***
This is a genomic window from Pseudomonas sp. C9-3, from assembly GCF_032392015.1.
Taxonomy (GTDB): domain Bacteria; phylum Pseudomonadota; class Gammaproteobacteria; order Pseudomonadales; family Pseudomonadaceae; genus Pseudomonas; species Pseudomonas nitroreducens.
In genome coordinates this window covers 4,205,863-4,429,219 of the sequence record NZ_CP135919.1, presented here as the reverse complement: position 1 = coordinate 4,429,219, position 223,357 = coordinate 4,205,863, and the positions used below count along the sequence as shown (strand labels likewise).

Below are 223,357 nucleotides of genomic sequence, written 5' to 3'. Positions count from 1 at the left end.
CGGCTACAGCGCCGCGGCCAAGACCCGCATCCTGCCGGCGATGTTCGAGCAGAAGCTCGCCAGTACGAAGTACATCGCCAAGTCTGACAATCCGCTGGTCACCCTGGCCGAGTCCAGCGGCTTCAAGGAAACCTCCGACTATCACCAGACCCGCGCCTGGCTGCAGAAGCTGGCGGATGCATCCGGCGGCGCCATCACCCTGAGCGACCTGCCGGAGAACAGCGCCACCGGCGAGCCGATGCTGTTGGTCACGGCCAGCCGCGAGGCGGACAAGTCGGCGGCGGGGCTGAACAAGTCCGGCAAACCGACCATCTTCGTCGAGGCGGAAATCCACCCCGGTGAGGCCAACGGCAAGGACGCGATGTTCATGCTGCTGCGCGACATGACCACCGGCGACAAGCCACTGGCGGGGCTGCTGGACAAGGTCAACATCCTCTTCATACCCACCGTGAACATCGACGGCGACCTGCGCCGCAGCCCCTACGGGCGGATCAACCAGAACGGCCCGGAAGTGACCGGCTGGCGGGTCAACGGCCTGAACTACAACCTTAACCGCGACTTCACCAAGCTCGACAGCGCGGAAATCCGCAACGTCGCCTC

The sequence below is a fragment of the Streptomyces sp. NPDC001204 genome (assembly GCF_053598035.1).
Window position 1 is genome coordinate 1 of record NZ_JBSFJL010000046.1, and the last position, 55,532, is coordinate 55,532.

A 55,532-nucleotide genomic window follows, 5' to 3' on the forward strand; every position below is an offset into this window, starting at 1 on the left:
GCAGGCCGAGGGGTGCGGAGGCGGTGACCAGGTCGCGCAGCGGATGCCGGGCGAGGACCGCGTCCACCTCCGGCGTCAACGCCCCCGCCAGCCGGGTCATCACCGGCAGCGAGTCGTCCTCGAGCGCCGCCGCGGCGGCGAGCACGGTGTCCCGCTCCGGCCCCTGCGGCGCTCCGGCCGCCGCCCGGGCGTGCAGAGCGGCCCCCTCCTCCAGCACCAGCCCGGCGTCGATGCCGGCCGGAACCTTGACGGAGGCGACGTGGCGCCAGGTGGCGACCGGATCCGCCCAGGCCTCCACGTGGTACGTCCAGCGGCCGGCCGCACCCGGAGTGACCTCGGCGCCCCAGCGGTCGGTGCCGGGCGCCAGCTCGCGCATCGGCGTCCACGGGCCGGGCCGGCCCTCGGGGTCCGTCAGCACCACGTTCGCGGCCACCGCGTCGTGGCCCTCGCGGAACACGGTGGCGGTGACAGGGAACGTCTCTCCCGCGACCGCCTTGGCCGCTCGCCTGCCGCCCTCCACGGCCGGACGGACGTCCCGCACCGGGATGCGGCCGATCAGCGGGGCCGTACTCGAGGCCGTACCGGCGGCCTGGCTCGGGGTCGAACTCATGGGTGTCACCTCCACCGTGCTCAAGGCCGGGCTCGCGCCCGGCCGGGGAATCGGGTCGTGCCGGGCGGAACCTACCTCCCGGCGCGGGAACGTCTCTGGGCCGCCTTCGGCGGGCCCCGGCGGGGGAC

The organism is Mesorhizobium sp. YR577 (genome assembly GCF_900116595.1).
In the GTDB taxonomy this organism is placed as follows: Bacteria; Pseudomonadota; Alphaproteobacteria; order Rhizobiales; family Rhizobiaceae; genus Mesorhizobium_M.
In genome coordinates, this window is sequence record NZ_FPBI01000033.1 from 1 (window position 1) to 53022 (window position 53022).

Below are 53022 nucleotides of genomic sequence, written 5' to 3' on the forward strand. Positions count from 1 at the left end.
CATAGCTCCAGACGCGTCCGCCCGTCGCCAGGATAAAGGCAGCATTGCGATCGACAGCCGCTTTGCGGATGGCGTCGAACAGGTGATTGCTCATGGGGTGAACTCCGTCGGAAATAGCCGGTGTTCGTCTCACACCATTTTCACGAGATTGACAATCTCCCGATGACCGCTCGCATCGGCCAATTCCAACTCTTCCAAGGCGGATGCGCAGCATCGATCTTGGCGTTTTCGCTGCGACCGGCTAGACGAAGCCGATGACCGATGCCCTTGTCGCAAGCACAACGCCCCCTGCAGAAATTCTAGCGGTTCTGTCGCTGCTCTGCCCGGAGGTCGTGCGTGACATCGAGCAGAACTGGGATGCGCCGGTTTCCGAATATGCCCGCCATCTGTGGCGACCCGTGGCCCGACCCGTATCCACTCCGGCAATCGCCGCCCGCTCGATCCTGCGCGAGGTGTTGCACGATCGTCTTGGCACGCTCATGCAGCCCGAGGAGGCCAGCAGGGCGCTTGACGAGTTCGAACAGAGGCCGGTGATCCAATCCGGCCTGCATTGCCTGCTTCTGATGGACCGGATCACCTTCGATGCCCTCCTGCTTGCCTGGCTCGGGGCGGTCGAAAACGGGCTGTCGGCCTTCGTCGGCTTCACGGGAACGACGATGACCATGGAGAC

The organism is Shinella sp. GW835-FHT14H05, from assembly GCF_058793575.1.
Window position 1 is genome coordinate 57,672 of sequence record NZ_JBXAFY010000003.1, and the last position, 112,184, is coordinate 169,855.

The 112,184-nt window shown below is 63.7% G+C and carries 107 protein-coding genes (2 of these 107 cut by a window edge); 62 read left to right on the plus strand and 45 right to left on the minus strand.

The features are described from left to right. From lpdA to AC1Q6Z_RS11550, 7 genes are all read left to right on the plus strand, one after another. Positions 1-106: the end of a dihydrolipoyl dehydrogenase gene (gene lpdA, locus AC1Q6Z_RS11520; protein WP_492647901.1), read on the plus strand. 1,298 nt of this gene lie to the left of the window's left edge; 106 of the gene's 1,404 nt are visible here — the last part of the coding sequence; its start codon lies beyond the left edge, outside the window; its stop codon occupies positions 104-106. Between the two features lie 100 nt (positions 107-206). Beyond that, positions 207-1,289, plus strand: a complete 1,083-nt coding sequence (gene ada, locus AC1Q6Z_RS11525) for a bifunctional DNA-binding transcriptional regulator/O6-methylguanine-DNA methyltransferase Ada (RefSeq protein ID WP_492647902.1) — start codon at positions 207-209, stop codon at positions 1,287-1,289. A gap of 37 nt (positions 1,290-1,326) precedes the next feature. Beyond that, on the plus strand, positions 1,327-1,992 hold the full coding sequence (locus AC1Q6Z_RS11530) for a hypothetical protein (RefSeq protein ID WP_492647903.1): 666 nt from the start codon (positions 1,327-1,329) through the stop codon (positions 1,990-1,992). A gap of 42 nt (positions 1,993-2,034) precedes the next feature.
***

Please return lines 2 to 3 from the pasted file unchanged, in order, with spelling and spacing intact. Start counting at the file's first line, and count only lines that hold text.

Taxonomy (GTDB): domain Bacteria; phylum Pseudomonadota; class Gammaproteobacteria; order Pseudomonadales; family Pseudomonadaceae; genus Pseudomonas; species Pseudomonas nitroreducens.
In genome coordinates this window covers 4,205,863-4,429,219 of the sequence record NZ_CP135919.1, presented here as the reverse complement: position 1 = coordinate 4,429,219, position 223,357 = coordinate 4,205,863, and the positions used below count along the sequence as shown (strand labels likewise).